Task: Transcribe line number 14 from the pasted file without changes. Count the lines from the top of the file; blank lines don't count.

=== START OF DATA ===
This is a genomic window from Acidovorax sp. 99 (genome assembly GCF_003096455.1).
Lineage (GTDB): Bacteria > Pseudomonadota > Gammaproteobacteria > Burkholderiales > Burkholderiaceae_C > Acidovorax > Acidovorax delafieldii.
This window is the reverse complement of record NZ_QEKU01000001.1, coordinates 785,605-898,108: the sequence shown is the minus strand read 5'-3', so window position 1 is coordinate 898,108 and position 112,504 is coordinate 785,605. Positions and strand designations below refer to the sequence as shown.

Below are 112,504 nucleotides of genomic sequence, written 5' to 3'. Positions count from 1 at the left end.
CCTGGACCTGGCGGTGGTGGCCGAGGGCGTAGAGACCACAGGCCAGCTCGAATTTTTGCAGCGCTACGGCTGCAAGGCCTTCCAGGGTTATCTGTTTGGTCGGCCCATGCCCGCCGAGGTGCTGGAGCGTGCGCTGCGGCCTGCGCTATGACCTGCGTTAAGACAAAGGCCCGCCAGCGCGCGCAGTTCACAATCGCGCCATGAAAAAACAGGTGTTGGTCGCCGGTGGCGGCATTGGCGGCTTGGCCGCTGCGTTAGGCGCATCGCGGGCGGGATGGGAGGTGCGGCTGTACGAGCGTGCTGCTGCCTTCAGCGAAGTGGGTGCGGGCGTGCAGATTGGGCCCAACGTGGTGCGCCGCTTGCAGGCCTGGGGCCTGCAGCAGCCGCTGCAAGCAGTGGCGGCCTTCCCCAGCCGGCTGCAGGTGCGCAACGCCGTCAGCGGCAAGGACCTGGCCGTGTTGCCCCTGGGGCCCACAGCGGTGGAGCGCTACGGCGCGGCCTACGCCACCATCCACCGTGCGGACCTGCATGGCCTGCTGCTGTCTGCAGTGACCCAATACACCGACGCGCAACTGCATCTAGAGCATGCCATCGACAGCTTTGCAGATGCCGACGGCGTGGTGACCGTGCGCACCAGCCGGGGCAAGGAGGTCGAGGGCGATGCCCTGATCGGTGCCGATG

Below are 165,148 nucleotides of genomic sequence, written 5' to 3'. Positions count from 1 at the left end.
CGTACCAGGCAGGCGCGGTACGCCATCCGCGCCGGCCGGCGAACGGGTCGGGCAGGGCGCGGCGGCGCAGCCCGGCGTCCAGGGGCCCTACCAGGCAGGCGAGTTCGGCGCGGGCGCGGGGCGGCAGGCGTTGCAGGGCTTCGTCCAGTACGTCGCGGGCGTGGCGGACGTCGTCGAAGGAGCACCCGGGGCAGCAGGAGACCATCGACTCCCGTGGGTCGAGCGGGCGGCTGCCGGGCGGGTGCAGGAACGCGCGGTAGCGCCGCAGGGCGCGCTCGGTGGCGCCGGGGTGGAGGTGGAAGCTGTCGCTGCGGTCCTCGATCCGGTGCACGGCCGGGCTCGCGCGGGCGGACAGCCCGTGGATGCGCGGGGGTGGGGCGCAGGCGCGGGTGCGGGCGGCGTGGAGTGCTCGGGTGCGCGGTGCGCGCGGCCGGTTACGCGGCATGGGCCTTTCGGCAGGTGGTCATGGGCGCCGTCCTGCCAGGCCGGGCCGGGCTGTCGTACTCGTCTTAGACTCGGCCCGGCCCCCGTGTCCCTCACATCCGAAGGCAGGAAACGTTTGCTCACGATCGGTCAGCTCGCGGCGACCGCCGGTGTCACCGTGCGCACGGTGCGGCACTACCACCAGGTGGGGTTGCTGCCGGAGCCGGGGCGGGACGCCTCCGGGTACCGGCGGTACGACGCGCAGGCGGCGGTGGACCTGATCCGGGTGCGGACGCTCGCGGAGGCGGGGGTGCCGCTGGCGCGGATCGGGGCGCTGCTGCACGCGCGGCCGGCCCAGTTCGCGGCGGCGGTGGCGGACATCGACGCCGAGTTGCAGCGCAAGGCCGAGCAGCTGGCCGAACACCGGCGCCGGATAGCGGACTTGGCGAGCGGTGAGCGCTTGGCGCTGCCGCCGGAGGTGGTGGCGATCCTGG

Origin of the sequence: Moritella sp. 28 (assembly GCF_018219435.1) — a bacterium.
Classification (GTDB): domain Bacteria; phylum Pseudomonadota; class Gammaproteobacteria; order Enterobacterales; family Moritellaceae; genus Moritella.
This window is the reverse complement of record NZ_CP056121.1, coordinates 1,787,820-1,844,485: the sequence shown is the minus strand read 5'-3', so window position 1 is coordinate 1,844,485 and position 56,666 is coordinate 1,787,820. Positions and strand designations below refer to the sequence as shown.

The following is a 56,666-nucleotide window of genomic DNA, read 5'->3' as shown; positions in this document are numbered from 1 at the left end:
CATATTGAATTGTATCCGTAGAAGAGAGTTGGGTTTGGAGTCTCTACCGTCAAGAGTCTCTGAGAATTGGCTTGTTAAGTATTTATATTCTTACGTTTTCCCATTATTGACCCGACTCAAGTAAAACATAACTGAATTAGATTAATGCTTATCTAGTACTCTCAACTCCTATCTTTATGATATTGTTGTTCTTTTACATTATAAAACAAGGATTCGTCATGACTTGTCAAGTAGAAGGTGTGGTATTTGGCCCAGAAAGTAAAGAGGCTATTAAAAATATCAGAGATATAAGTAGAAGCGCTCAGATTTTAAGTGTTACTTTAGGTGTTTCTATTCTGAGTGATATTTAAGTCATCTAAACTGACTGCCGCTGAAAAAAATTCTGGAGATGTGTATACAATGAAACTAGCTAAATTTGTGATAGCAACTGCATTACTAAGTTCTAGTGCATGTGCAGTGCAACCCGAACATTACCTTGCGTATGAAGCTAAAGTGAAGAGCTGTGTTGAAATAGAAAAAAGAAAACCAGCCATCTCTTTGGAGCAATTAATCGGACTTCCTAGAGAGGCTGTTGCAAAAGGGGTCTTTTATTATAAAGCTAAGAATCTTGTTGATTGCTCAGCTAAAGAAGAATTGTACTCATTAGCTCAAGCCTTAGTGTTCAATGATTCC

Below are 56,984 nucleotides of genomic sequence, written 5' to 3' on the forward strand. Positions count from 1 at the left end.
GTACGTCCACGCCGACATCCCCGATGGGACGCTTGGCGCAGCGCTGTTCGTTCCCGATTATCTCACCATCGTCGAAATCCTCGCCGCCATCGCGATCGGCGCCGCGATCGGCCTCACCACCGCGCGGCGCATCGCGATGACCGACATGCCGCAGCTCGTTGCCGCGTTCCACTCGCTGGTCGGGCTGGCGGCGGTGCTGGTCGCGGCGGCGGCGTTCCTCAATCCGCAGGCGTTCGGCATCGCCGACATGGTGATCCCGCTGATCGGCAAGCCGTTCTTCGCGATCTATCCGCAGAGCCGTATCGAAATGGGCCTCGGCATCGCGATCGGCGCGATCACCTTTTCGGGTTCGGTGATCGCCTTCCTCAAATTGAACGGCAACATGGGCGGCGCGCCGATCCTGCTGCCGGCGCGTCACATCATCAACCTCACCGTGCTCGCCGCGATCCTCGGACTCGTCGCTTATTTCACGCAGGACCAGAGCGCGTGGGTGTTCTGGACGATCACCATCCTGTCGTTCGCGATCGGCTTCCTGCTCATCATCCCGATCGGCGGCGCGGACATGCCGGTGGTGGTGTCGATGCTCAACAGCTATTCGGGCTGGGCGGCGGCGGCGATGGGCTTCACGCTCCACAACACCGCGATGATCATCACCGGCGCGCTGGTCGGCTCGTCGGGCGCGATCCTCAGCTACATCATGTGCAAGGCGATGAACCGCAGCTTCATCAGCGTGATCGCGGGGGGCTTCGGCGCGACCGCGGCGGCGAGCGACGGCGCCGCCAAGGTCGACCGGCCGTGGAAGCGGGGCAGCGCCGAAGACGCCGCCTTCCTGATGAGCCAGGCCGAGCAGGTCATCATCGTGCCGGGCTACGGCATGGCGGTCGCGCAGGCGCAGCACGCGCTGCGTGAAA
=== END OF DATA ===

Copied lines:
GTACGTCCACGCCGACATCCCCGATGGGACGCTTGGCGCAGCGCTGTTCGTTCCCGATTATCTCACCATCGTCGAAATCCTCGCCGCCATCGCGATCGGCGCCGCGATCGGCCTCACCACCGCGCGGCGCATCGCGATGACCGACATGCCGCAGCTCGTTGCCGCGTTCCACTCGCTGGTCGGGCTGGCGGCGGTGCTGGTCGCGGCGGCGGCGTTCCTCAATCCGCAGGCGTTCGGCATCGCCGACATGGTGATCCCGCTGATCGGCAAGCCGTTCTTCGCGATCTATCCGCAGAGCCGTATCGAAATGGGCCTCGGCATCGCGATCGGCGCGATCACCTTTTCGGGTTCGGTGATCGCCTTCCTCAAATTGAACGGCAACATGGGCGGCGCGCCGATCCTGCTGCCGGCGCGTCACATCATCAACCTCACCGTGCTCGCCGCGATCCTCGGACTCGTCGCTTATTTCACGCAGGACCAGAGCGCGTGGGTGTTCTGGACGATCACCATCCTGTCGTTCGCGATCGGCTTCCTGCTCATCATCCCGATCGGCGGCGCGGACATGCCGGTGGTGGTGTCGATGCTCAACAGCTATTCGGGCTGGGCGGCGGCGGCGATGGGCTTCACGCTCCACAACACCGCGATGATCATCACCGGCGCGCTGGTCGGCTCGTCGGGCGCGATCCTCAGCTACATCATGTGCAAGGCGATGAACCGCAGCTTCATCAGCGTGATCGCGGGGGGCTTCGGCGCGACCGCGGCGGCGAGCGACGGCGCCGCCAAGGTCGACCGGCCGTGGAAGCGGGGCAGCGCCGAAGACGCCGCCTTCCTGATGAGCCAGGCCGAGCAGGTCATCATCGTGCCGGGCTACGGCATGGCGGTCGCGCAGGCGCAGCACGCGCTGCGTGAAA